”You just keep talking and keep playing,” Payton said. “Some of the players, their mentality is they want to get mad and take it personal against you, then they start thinking about you all the time. That’s where my mental toughness is, because I don’t care. I can talk, and I’m not going to worry about you anymore.”

Odom normally doesn’t get caught up in trash talk, so this must have been some of Payton’s finest work.

”That wasn’t an accomplishment to me,” Payton said. “That’s the way I am. You say something to me, I’ll say something back to you. It was in fun to me. It’s over with. He goes home, I go home.”

Hell In The Cell : Misinformed Mora Loses It

Posted in Gridiron at 12:47 pm by

You’ve probably heard by now that Atlanta coach Jim Mora didn’t take kindly to being asked why the Falcons chose to to punt on 4th and 2 from their own 24 with 1:08 left in OT Saturday — supposedly, Mora threw his headset microphone, narrowly missing the skull of sideline reporter.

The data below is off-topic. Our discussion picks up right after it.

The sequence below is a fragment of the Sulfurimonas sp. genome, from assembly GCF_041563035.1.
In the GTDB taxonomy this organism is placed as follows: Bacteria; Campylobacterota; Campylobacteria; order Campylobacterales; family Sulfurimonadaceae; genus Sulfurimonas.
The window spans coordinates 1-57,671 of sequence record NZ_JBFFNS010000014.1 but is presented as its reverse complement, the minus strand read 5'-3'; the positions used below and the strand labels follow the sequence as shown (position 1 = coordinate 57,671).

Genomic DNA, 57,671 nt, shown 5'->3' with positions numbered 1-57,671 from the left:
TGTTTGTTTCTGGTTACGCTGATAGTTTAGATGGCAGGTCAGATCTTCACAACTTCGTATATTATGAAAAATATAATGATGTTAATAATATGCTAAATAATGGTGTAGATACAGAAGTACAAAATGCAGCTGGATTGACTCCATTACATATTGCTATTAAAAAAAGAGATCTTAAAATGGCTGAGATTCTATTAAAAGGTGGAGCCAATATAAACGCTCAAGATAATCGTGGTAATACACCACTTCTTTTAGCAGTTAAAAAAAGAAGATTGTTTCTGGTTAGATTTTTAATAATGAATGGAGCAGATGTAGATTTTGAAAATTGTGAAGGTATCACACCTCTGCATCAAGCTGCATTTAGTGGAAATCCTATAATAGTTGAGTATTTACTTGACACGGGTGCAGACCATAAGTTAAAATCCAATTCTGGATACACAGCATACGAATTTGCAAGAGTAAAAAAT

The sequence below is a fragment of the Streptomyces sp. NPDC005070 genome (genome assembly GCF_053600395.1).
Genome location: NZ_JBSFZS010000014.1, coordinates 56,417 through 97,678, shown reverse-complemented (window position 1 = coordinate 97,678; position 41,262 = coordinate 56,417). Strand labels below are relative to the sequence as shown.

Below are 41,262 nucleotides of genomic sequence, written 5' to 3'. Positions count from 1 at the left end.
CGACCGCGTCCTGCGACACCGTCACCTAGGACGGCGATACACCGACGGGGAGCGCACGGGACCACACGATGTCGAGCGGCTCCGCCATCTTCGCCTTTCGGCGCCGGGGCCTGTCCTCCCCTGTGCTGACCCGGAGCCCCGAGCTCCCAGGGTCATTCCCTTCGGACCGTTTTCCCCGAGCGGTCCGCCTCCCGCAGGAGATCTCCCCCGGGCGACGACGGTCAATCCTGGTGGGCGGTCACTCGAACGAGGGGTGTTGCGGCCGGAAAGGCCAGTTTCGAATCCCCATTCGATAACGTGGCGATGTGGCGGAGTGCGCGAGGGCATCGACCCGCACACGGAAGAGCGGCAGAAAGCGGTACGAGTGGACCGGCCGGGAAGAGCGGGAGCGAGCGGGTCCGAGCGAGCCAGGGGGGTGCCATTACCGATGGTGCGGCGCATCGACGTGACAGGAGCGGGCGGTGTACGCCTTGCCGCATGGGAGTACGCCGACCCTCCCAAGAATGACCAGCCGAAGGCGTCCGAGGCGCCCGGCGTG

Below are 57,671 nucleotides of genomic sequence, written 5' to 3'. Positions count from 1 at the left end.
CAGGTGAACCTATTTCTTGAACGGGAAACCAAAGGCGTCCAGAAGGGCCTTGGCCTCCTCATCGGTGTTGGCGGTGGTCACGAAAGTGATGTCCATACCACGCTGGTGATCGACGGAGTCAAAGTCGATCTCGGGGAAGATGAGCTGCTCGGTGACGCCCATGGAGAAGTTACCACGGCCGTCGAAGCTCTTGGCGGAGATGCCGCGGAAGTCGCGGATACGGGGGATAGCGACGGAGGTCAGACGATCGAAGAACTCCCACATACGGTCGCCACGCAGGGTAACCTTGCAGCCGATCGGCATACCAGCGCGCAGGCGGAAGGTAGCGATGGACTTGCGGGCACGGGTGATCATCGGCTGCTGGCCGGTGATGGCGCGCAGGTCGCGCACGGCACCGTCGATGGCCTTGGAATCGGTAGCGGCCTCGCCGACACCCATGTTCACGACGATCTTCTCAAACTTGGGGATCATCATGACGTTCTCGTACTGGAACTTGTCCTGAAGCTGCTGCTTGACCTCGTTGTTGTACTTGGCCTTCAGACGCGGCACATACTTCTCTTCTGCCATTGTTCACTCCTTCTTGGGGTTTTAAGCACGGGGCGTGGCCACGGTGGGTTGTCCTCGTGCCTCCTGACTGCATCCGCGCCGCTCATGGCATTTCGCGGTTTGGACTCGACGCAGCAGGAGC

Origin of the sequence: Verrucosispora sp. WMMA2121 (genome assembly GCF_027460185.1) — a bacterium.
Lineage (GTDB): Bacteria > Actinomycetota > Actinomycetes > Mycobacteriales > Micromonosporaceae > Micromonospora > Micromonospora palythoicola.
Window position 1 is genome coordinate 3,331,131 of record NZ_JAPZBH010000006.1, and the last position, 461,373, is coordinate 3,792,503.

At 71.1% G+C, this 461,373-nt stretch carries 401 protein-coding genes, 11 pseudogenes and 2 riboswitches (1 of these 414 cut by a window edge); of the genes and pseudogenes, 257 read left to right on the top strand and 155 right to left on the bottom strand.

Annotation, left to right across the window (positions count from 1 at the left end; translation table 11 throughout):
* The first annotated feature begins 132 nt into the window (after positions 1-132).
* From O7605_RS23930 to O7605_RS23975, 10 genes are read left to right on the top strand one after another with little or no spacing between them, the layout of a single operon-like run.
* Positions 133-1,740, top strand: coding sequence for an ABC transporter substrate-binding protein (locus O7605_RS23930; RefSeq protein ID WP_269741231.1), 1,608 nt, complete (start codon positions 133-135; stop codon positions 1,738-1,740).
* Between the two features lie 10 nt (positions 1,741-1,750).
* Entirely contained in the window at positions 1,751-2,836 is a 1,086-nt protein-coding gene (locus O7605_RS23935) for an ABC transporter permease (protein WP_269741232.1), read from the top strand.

As the Augusta Chronicle’s Don Coble points out, it was a pretty obvious question. Voluntarily giving possession back to the Bucs at that point ended the Falcons’ playoff hopes.

In an era of instant messaging and Internet searches, it shouldn’t have been that difficult for the Atlanta Falcons to know about their playoff position during Saturday afternoon’s game at Tampa Bay.

Coach Jim Mora (above, right) even made a call on his cell phone from the sidelines during the 27-24 overtime loss, presumably to find out the ramifications of a win, loss or tie against the Buccaneers.

As it turned out, the Falcons were misguided. They believed they remained in the playoff hunt with a loss, although they really were eliminated with a loss or a tie.

Apparently the information superhighway made a detour around the team’s training camp.

After punting the ball with 68 seconds remaining in overtime – kicking away any playoff hopes – Mora was led to believe his team still had a chance with a victory next Sunday against Carolina. Team representatives in the press box said the same thing.